Say one thing for Kathy Dunderdale, she tells it just like it is.
In response to questions about the qualifications of four people the provincial government recently appointed to the board of directors at Nalcor, the Premier said they didn’t need to know anything about electricity, oil and gas or any of those other things that the provincial energy corporation is doing.
Their job didn’t involve knowing anything.
What they needed was something called “broad experience”. That’s what the Premier said in the House of Assembly on Monday.
“The board’s job is not to plan the project. Their function is to guide the policy, to oversee the work, to make sure to practice due diligence.”
That’s a quote from the Telegram story on the appointments that appeared on Tuesday, sadly not online.
Now that’s an interesting idea. It sounds wonderfully egalitarian and democratic. But in her own way, the premier was basically confirming what SRBP said on Tuesday: the board doesn’t matter because the board doesn’t control Nalcor.
That’s about the only way you could equate a beer distributor with a former cabinet minister like John Ottenheimer or an investment tycoon like Dean MacDonald. They all bring something to the table, says the Premier.
And indeed they do.
Some bring more than others.
But again, that isn’t important, at least in the provincial case because the Nalcor board doesn’t do anything.
To get a sense of the difference between Nalcor and a typical federal Crown corporation look at the Treasury Board description of what a director does. One of the responsibilities is to approve:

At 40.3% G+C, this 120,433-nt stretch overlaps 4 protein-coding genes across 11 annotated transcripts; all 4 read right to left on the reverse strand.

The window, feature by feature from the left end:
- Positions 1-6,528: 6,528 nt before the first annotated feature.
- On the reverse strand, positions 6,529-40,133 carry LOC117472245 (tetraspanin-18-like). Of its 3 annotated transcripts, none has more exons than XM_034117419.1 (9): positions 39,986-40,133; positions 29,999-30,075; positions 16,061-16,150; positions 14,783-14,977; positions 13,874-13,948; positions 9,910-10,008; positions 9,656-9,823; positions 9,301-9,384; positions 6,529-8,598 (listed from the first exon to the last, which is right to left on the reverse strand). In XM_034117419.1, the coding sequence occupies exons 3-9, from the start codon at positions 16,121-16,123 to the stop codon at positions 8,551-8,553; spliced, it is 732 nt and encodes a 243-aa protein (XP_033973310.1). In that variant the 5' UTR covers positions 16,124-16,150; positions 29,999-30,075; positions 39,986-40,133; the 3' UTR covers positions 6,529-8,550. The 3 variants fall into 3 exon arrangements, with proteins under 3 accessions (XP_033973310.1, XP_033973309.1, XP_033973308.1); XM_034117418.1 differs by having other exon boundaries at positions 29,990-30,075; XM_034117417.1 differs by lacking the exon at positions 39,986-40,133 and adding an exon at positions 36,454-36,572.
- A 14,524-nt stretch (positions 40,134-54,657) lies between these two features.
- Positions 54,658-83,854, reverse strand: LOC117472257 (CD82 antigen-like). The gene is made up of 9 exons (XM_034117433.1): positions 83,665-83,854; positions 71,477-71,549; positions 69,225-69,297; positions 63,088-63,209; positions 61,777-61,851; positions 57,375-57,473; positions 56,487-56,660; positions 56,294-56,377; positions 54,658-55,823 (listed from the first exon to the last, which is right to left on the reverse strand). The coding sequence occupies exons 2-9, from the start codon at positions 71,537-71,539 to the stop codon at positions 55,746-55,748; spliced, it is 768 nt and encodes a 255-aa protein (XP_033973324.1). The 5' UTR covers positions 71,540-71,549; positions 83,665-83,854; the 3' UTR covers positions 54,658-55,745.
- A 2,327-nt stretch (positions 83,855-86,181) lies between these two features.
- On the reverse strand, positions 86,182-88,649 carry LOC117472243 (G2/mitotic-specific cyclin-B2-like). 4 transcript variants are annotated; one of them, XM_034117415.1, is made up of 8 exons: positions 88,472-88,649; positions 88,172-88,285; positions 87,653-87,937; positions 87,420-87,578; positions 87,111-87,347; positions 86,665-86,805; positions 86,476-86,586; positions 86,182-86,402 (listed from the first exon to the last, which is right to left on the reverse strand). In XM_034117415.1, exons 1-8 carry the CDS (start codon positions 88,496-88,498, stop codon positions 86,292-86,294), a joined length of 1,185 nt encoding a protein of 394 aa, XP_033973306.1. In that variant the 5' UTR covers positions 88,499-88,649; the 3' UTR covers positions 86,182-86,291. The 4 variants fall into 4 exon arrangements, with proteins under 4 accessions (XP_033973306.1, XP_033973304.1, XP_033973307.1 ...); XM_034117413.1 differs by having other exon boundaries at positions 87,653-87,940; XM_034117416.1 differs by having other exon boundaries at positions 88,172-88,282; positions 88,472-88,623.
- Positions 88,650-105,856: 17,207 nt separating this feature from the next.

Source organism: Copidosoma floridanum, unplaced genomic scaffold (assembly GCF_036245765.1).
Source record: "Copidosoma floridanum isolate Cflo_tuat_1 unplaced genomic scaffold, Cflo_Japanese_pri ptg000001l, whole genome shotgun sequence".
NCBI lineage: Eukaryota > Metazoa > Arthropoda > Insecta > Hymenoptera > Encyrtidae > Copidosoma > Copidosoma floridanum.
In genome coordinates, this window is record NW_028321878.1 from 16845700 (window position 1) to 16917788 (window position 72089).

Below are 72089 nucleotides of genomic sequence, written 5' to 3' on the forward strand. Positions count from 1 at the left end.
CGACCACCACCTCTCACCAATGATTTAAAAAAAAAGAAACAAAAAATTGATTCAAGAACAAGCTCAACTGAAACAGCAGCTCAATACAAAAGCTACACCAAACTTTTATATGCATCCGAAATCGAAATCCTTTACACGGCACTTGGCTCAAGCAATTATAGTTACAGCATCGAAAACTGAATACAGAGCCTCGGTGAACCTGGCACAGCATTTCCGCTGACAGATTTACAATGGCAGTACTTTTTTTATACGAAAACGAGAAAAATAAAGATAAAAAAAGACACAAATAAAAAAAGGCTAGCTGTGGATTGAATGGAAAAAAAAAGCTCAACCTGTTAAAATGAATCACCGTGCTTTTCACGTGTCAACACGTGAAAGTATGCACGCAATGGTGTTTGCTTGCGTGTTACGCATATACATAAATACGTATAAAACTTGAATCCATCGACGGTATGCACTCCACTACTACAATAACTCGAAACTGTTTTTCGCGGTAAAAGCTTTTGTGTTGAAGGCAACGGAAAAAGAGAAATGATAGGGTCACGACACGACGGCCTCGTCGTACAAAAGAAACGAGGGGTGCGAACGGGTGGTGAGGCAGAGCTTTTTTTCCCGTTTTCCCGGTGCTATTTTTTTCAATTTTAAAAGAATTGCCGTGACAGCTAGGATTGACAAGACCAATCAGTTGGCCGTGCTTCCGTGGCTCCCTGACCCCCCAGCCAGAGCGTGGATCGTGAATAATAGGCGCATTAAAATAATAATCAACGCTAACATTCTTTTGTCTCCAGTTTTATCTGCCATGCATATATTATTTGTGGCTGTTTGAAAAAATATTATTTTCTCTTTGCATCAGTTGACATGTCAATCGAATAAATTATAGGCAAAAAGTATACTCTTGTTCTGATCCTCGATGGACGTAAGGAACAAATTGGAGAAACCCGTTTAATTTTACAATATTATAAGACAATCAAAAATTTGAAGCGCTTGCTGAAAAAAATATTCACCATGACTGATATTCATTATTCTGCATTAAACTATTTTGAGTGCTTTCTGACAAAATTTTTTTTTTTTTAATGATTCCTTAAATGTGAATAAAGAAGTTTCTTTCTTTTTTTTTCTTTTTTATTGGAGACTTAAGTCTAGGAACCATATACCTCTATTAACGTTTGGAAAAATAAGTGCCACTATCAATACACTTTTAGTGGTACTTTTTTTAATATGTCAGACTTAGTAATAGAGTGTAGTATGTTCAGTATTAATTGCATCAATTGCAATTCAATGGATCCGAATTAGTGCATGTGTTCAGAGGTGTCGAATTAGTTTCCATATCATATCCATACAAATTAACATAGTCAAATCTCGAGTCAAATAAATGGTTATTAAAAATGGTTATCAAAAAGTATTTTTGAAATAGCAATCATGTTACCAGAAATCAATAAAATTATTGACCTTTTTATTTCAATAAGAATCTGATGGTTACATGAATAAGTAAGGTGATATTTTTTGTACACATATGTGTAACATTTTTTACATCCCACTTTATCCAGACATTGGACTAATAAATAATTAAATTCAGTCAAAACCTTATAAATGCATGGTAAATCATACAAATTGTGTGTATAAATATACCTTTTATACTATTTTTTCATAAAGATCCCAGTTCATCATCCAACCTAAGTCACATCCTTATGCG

the annual operating and capital budgets, major new project proposals and borrowing requests. The annual budgets outline planned performance and the proposed allocation of the available resources among the competing priorities. Major new project proposals may include investments (e.g. the initiation of new capital projects or acquisitions) and divestitures (e.g. the sale of assets or the spinning-off of non-core business activities). Each major new project proposal may demand significant involvement of the board.
Approving major projects.
Like, say, Muskrat Falls.
Well, not in Newfoundland and Labrador.
As you can find it in the Throne Speech, delivered in early March:
Later this year, My Government will make its sanction decision.
The Premier made it clear in early April in the House of Assembly who would decide on Muskrat Falls:
…nevertheless my responsibility as Premier is to make sure that all the information that is available to us is made available to the people of the Province before we go to the sanction decision. [Emphasis added]
And here’s natural resources minister Jerome Kennedy in the House of Assembly on April 26:
What we have to do is put money in the Budget in order to allow – if we sanction the project – that we can proceed, not lose a construction year. [Emphasis added]
So with nothing to do, the members of the Nalcor board don’t need any qualifications of any kind. The Premier was absolutely clear about it, even if she didn’t put it quite as bluntly as your humble e-scribbler does.
All you had to do was pay attention to what she said.